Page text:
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Review and photos: Irma Thomas, Blind Boys of Alabama send their voices to Guthrie rafters

Irma Thomas performs at the Guthrie on October 23, 2017. All photos by Emmet Kowler for MPR.
Irma Thomas performs at the Guthrie on October 23, 2017. All photos by Emmet Kowler for MPR.

by Cecilia Johnson

October 24, 2017

It's not every day you get a program walking into a concert. But at last night's Guthrie Theater affair, a grand triple bill showcasing Irma Thomas, the Blind Boys of Alabama, and the Preservation Hall Legacy Quintet, no extra step felt out of bounds. A magnificent pink chiffon flower atop Ms. Thomas's shoulder? Oh so justified. Cushioned seats for everyone and their grandmother? But of course.

Co-presented by the Dakota Jazz Club and the Guthrie Theater, the show was billed "The Heart and Soul of New Orleans," an assembly of living gospel/soul legends on tour this fall. Each act performed for about 40 minutes on their own. But by the end, all three shared the stage.

The Preservation Hall Legacy Quintet — a sibling group to the vaunted Preservation Hall Jazz Band — opened the show with a pack of classics, including jazz bastion "Bourbon Street Parade" and Baptist hymn "Just A Little While To Stay Here." Band members Joe Lastie (drums), Chris Vaught (organ), Freddie Lonzo (trombone), Gregg Stafford (trumpet), and Calvin Johnson (saxophone) took turns giving zingy solos. Later, they'd return to back the Blind Boys and Irma Thomas, and they were the five who delivered the show's encore (the much-requested "Saints Go Marching In").

The Blind Boys of Alabama (Eaux Claires alumni) raised spirits with their ardent tunes, four-part harmonies, and delightfully eccentric manners. They've lost most of their original line-up to age. But founding member Jimmy Carter still tours with the group, and his determined belting and hmp hmp chuckles stole my heart. Beside Carter, Ben Moore and Paul Beasley sang, Beasley repeatedly shrieking one line of "There Will Never Be Any Peace" like a gymnast swinging around the uneven bars. "We've had a ball," Carter told the audience. "Only thing now is I'm hungry!"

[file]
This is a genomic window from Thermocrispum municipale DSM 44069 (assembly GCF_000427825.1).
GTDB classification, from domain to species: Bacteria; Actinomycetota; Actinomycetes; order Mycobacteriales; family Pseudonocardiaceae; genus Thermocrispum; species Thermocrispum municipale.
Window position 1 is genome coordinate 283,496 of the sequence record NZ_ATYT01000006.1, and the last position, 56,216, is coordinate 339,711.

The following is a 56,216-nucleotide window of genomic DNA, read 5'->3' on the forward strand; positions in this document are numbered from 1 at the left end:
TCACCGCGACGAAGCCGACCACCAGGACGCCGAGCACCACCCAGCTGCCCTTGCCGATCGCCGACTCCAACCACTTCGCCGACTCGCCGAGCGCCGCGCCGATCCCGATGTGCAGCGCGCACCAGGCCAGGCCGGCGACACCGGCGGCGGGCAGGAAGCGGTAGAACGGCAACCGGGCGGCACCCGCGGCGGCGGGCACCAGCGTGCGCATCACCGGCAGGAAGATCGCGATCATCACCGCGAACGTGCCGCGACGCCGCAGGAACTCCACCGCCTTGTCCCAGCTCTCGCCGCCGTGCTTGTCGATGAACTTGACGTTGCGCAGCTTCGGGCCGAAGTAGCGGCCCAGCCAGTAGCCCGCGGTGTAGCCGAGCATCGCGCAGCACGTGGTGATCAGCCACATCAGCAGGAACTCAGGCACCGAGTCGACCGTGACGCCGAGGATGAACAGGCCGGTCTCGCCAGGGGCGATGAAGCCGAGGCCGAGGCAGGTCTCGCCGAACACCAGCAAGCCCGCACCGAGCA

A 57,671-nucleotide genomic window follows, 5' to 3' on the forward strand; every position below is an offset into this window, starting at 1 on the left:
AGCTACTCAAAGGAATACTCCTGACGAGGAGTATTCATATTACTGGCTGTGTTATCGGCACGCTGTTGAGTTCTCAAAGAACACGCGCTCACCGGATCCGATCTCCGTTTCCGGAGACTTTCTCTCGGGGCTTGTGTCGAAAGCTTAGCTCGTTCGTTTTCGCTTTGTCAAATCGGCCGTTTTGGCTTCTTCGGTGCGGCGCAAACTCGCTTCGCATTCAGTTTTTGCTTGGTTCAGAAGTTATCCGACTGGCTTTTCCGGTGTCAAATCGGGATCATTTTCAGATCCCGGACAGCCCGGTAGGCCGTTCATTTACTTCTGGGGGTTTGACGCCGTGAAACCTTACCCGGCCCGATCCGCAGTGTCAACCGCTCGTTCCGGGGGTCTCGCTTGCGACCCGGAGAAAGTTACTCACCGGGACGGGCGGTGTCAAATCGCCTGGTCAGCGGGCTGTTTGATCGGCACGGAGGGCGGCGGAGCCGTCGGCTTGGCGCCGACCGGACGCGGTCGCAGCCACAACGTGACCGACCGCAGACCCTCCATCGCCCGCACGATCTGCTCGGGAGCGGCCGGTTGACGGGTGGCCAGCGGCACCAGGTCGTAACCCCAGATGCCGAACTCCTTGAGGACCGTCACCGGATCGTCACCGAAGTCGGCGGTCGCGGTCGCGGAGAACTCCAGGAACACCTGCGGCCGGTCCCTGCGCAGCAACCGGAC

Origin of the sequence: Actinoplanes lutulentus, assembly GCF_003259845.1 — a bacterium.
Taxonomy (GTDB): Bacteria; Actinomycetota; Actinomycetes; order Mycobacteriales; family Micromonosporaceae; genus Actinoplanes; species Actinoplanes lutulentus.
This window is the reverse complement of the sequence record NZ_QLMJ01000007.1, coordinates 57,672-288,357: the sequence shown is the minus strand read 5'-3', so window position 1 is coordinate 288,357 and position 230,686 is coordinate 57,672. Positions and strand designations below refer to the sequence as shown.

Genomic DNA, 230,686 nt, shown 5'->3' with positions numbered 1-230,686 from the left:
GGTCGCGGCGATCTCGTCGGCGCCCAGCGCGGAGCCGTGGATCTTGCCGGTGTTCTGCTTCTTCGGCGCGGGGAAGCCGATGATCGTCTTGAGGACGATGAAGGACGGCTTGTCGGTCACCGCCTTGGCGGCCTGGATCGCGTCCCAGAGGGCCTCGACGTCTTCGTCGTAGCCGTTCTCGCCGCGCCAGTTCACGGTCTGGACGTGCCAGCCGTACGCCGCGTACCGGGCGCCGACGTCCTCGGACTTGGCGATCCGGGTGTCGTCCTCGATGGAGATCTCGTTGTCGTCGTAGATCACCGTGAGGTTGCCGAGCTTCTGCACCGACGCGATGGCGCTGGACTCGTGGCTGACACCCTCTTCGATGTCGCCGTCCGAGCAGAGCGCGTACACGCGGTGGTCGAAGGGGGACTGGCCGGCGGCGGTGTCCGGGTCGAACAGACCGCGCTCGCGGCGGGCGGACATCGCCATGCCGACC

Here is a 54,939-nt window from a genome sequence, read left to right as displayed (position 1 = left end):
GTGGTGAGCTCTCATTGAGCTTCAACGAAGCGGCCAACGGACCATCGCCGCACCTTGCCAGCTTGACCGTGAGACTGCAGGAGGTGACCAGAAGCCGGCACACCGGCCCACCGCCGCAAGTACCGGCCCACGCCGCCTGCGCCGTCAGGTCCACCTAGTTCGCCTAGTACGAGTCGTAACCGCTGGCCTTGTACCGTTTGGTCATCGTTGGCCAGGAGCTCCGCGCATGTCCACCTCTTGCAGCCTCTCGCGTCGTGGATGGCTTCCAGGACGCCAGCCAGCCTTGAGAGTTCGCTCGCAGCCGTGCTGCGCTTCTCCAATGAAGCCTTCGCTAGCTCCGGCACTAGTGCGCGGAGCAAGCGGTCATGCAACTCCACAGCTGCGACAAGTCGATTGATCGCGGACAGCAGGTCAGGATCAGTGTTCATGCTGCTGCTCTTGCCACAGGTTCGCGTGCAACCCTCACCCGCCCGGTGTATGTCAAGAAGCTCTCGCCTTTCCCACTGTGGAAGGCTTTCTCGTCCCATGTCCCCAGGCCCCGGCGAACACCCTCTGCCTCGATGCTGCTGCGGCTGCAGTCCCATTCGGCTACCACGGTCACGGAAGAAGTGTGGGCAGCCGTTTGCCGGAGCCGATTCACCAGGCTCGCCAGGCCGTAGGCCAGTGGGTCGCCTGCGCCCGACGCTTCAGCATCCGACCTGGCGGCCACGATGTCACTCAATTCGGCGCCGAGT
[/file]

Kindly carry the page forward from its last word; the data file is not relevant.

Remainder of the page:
As racism and discrimination continue to sponge into mainstream culture this year, I’ve been sheltering myself inside soul, gospel and funk music. It’s partly because of Prince’s passing, which made me realize the greats won’t be around forever; partly due to Andrea Swensson’s new book, Got To Be Something Here, an uncovering of hidden figures from the Minneapolis Sound. Something so resolute and bright, a “this little light of mine,” of sorts, emanates from ’60s and ‘70s black music.

So when the Blind Boys of Alabama launched into "Amazing Grace," singing the familiar lyrics over a "House of the Rising Sun" instrumental, I relaxed into the music. When they sang the title track of their new album, Almost Home, I smiled at the spotlight Carter's band allowed him. When they started gospel classic “I’ll Fly Away,” I wondered how many sanctuaries soar with the song on Sunday mornings, and how many stereos swell with the version from Kanye’s College Dropout. It warmed my heart to decide they must be countless.

Irma Thomas, a contemporary of Etta James and Dionne Warwick, stayed cool throughout her headlining set. She had her first hit, "(You Can Have My Husband But Please) Don't Mess With My Man," when she was 18. Fifty-eight years later, she's still performing all over the world, and her confidence showed. She talked about her love for her current husband ("I've spent 42 years training him"), the importance of fighting cancer, and how good it feels to see "young people playing old-school music," gesturing to the Blind Boys' bassist behind her. She sang "Don't Mess With My Man" plus four other songs with rotating players, standing on a raised platform and turning to face each section of the audience.

The Guthrie Theater did seem like a strange venue for the night of entertainment. Its Wurtele Thrust Stage can seat 1,100 people, almost four times more than the Dakota. But with their production of Romeo & Juliet still running through the end of October, the concert was simply stapled on top of the play's set. Even the Preservation Hall artistic director opened his introduction with, "This feels weird."

That said, if the "Heart and Soul of New Orleans" crew ever performs at the Dakota, I'll be there.

While in town, the Blind Boys of Alabama recorded a Current in-studio session, which will air on Radio Heartland and United States of Americana on Nov. 5.

Clean Water Land & Legacy Amendment
This activity is made possible in part by the Minnesota Legacy Amendment’s Arts & Cultural Heritage Fund.